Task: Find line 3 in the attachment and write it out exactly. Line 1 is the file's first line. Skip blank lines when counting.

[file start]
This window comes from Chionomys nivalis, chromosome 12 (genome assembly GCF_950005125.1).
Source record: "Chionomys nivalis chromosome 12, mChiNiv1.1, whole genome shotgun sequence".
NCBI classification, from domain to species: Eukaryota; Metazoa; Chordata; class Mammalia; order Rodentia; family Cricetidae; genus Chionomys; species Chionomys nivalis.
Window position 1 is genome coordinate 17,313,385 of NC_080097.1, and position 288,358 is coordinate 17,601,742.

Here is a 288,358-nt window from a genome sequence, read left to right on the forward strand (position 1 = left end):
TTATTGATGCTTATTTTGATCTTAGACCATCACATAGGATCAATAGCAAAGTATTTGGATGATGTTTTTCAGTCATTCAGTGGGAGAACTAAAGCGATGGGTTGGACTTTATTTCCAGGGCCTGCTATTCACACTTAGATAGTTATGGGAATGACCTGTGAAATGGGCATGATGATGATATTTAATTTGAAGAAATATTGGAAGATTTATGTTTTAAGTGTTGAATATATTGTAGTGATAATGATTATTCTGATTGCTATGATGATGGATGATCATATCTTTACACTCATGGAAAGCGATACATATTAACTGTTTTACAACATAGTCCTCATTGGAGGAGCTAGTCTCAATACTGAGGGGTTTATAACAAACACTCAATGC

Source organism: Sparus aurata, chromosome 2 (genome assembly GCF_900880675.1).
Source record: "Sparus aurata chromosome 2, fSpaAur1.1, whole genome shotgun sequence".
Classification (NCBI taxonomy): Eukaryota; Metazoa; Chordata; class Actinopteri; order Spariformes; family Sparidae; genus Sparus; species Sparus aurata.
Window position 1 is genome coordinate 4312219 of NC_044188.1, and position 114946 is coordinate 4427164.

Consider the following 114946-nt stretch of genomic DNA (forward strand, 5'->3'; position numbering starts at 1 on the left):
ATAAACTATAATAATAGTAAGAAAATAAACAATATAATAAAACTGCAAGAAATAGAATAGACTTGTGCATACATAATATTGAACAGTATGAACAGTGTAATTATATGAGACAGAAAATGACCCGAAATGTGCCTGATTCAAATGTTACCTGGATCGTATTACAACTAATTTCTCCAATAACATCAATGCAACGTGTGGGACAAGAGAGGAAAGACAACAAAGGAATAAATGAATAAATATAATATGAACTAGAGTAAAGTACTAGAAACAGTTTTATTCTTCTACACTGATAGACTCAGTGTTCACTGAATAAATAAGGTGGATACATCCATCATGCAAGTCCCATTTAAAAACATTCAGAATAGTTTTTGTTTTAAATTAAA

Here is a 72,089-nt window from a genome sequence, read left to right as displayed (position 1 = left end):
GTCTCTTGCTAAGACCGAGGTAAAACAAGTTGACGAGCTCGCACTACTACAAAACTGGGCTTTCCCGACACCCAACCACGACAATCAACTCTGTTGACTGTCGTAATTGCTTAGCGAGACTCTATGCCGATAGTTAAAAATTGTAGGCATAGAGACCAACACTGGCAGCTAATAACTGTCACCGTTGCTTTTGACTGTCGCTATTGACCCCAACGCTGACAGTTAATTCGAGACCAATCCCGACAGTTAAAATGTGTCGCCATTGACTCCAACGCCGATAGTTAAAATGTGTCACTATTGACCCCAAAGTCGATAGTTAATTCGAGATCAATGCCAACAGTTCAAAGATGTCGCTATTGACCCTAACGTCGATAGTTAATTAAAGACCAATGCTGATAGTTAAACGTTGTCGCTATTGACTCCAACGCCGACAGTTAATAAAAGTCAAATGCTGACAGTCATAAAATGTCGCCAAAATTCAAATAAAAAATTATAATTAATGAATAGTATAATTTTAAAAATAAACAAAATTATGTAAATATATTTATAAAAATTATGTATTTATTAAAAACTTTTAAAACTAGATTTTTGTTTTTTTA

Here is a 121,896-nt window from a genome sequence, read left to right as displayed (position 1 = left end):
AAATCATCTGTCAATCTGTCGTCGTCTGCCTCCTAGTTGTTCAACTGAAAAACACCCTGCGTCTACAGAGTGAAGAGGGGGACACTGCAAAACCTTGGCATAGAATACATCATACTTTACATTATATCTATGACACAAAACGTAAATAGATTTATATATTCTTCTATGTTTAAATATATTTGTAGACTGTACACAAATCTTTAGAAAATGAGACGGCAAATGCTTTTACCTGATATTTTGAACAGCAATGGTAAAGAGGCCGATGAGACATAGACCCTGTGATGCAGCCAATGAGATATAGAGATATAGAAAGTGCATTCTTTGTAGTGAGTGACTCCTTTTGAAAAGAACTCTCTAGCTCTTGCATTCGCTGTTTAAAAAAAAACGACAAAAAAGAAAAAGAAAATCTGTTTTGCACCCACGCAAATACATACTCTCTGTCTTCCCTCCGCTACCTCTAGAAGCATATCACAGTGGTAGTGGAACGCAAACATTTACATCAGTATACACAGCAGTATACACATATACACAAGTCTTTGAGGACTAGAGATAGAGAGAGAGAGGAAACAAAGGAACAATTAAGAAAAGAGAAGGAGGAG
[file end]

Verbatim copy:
NCBI classification, from domain to species: Eukaryota; Metazoa; Chordata; class Mammalia; order Rodentia; family Cricetidae; genus Chionomys; species Chionomys nivalis.